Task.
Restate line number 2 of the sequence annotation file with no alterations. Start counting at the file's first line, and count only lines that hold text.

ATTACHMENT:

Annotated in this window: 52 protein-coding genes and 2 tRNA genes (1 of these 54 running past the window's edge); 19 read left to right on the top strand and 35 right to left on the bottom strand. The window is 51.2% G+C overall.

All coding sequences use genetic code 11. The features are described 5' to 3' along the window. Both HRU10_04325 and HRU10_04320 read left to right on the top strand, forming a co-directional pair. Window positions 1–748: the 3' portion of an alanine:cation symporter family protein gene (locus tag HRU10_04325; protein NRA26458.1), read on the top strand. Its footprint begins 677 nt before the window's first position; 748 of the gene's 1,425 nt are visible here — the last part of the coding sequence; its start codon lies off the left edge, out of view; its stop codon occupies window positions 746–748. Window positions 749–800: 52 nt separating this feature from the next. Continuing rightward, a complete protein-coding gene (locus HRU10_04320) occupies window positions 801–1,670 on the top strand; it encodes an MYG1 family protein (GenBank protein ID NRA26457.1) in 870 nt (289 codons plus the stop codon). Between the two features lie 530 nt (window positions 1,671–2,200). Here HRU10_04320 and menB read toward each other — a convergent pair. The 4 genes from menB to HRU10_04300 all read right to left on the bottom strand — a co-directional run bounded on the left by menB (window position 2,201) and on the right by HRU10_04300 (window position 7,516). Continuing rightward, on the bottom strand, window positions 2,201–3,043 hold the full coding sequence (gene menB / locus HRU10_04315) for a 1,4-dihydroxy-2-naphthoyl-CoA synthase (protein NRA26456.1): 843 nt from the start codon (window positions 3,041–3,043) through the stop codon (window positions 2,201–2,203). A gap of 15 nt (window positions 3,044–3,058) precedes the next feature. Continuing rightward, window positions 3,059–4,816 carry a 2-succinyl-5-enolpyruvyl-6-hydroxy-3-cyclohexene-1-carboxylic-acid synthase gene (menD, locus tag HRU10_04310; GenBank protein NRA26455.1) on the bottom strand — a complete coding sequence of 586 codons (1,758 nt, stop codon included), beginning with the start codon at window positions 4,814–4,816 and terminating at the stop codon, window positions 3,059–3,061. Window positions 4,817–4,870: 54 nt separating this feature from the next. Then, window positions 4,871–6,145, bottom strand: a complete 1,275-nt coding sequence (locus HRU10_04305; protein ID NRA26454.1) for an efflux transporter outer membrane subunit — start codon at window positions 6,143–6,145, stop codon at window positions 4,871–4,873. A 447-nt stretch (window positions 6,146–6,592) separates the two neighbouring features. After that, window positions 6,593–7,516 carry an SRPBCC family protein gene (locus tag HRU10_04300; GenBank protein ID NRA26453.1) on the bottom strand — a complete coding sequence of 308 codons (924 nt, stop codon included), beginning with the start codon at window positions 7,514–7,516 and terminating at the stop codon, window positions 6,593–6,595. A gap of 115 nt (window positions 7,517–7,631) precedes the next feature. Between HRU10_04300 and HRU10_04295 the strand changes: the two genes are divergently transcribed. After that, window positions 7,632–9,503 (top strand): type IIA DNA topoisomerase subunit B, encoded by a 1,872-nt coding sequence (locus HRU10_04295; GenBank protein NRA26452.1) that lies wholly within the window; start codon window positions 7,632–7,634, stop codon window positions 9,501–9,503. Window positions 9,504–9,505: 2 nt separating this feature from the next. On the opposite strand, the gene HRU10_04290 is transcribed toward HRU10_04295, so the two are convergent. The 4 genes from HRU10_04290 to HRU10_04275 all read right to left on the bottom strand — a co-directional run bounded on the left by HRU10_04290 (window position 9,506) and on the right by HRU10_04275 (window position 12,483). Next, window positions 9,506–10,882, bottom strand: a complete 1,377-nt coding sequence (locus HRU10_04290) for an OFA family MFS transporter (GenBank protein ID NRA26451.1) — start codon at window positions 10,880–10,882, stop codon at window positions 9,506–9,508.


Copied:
All coding sequences use genetic code 11. The features are described 5' to 3' along the window. Both HRU10_04325 and HRU10_04320 read left to right on the top strand, forming a co-directional pair. Window positions 1–748: the 3' portion of an alanine:cation symporter family protein gene (locus tag HRU10_04325; protein NRA26458.1), read on the top strand. Its footprint begins 677 nt before the window's first position; 748 of the gene's 1,425 nt are visible here — the last part of the coding sequence; its start codon lies off the left edge, out of view; its stop codon occupies window positions 746–748. Window positions 749–800: 52 nt separating this feature from the next. Continuing rightward, a complete protein-coding gene (locus HRU10_04320) occupies window positions 801–1,670 on the top strand; it encodes an MYG1 family protein (GenBank protein ID NRA26457.1) in 870 nt (289 codons plus the stop codon). Between the two features lie 530 nt (window positions 1,671–2,200). Here HRU10_04320 and menB read toward each other — a convergent pair. The 4 genes from menB to HRU10_04300 all read right to left on the bottom strand — a co-directional run bounded on the left by menB (window position 2,201) and on the right by HRU10_04300 (window position 7,516). Continuing rightward, on the bottom strand, window positions 2,201–3,043 hold the full coding sequence (gene menB / locus HRU10_04315) for a 1,4-dihydroxy-2-naphthoyl-CoA synthase (protein NRA26456.1): 843 nt from the start codon (window positions 3,041–3,043) through the stop codon (window positions 2,201–2,203). A gap of 15 nt (window positions 3,044–3,058) precedes the next feature. Continuing rightward, window positions 3,059–4,816 carry a 2-succinyl-5-enolpyruvyl-6-hydroxy-3-cyclohexene-1-carboxylic-acid synthase gene (menD, locus tag HRU10_04310; GenBank protein NRA26455.1) on the bottom strand — a complete coding sequence of 586 codons (1,758 nt, stop codon included), beginning with the start codon at window positions 4,814–4,816 and terminating at the stop codon, window positions 3,059–3,061. Window positions 4,817–4,870: 54 nt separating this feature from the next. Then, window positions 4,871–6,145, bottom strand: a complete 1,275-nt coding sequence (locus HRU10_04305; protein ID NRA26454.1) for an efflux transporter outer membrane subunit — start codon at window positions 6,143–6,145, stop codon at window positions 4,871–4,873. A 447-nt stretch (window positions 6,146–6,592) separates the two neighbouring features. After that, window positions 6,593–7,516 carry an SRPBCC family protein gene (locus tag HRU10_04300; GenBank protein ID NRA26453.1) on the bottom strand — a complete coding sequence of 308 codons (924 nt, stop codon included), beginning with the start codon at window positions 7,514–7,516 and terminating at the stop codon, window positions 6,593–6,595. A gap of 115 nt (window positions 7,517–7,631) precedes the next feature. Between HRU10_04300 and HRU10_04295 the strand changes: the two genes are divergently transcribed. After that, window positions 7,632–9,503 (top strand): type IIA DNA topoisomerase subunit B, encoded by a 1,872-nt coding sequence (locus HRU10_04295; GenBank protein NRA26452.1) that lies wholly within the window; start codon window positions 7,632–7,634, stop codon window positions 9,501–9,503. Window positions 9,504–9,505: 2 nt separating this feature from the next. On the opposite strand, the gene HRU10_04290 is transcribed toward HRU10_04295, so the two are convergent. The 4 genes from HRU10_04290 to HRU10_04275 all read right to left on the bottom strand — a co-directional run bounded on the left by HRU10_04290 (window position 9,506) and on the right by HRU10_04275 (window position 12,483). Next, window positions 9,506–10,882, bottom strand: a complete 1,377-nt coding sequence (locus HRU10_04290) for an OFA family MFS transporter (GenBank protein ID NRA26451.1) — start codon at window positions 10,880–10,882, stop codon at window positions 9,506–9,508.